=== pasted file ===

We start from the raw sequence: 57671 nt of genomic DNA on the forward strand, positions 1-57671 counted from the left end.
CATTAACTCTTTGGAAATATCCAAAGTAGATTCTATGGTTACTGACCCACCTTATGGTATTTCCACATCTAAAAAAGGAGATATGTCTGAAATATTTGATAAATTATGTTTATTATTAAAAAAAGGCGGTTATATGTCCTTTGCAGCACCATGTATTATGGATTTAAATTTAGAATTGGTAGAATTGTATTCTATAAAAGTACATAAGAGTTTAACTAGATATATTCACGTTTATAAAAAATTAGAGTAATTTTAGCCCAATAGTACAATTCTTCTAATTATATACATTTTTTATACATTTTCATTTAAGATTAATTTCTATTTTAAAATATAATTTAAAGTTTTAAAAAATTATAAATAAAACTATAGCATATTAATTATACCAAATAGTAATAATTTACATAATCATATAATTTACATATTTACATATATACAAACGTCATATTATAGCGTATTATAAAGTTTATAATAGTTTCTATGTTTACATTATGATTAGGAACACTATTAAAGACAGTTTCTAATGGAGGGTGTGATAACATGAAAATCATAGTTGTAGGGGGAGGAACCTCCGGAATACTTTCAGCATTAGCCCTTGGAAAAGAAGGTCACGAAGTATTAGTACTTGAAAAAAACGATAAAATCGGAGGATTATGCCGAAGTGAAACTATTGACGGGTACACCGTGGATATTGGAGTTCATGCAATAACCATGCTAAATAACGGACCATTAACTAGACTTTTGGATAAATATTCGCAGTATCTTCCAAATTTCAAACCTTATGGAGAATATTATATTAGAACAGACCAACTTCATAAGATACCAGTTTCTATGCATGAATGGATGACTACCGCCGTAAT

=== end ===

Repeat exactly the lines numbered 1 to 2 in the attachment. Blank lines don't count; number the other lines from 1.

We start from the raw sequence: 57671 nt of genomic DNA on the forward strand, positions 1-57671 counted from the left end.
CATTAACTCTTTGGAAATATCCAAAGTAGATTCTATGGTTACTGACCCACCTTATGGTATTTCCACATCTAAAAAAGGAGATATGTCTGAAATATTTGATAAATTATGTTTATTATTAAAAAAAGGCGGTTATATGTCCTTTGCAGCACCATGTATTATGGATTTAAATTTAGAATTGGTAGAATTGTATTCTATAAAAGTACATAAGAGTTTAACTAGATATATTCACGTTTATAAAAAATTAGAGTAATTTTAGCCCAATAGTACAATTCTTCTAATTATATACATTTTTTATACATTTTCATTTAAGATTAATTTCTATTTTAAAATATAATTTAAAGTTTTAAAAAATTATAAATAAAACTATAGCATATTAATTATACCAAATAGTAATAATTTACATAATCATATAATTTACATATTTACATATATACAAACGTCATATTATAGCGTATTATAAAGTTTATAATAGTTTCTATGTTTACATTATGATTAGGAACACTATTAAAGACAGTTTCTAATGGAGGGTGTGATAACATGAAAATCATAGTTGTAGGGGGAGGAACCTCCGGAATACTTTCAGCATTAGCCCTTGGAAAAGAAGGTCACGAAGTATTAGTACTTGAAAAAAACGATAAAATCGGAGGATTATGCCGAAGTGAAACTATTGACGGGTACACCGTGGATATTGGAGTTCATGCAATAACCATGCTAAATAACGGACCATTAACTAGACTTTTGGATAAATATTCGCAGTATCTTCCAAATTTCAAACCTTATGGAGAATATTATATTAGAACAGACCAACTTCATAAGATACCAGTTTCTATGCATGAATGGATGACTACCGCCGTAAT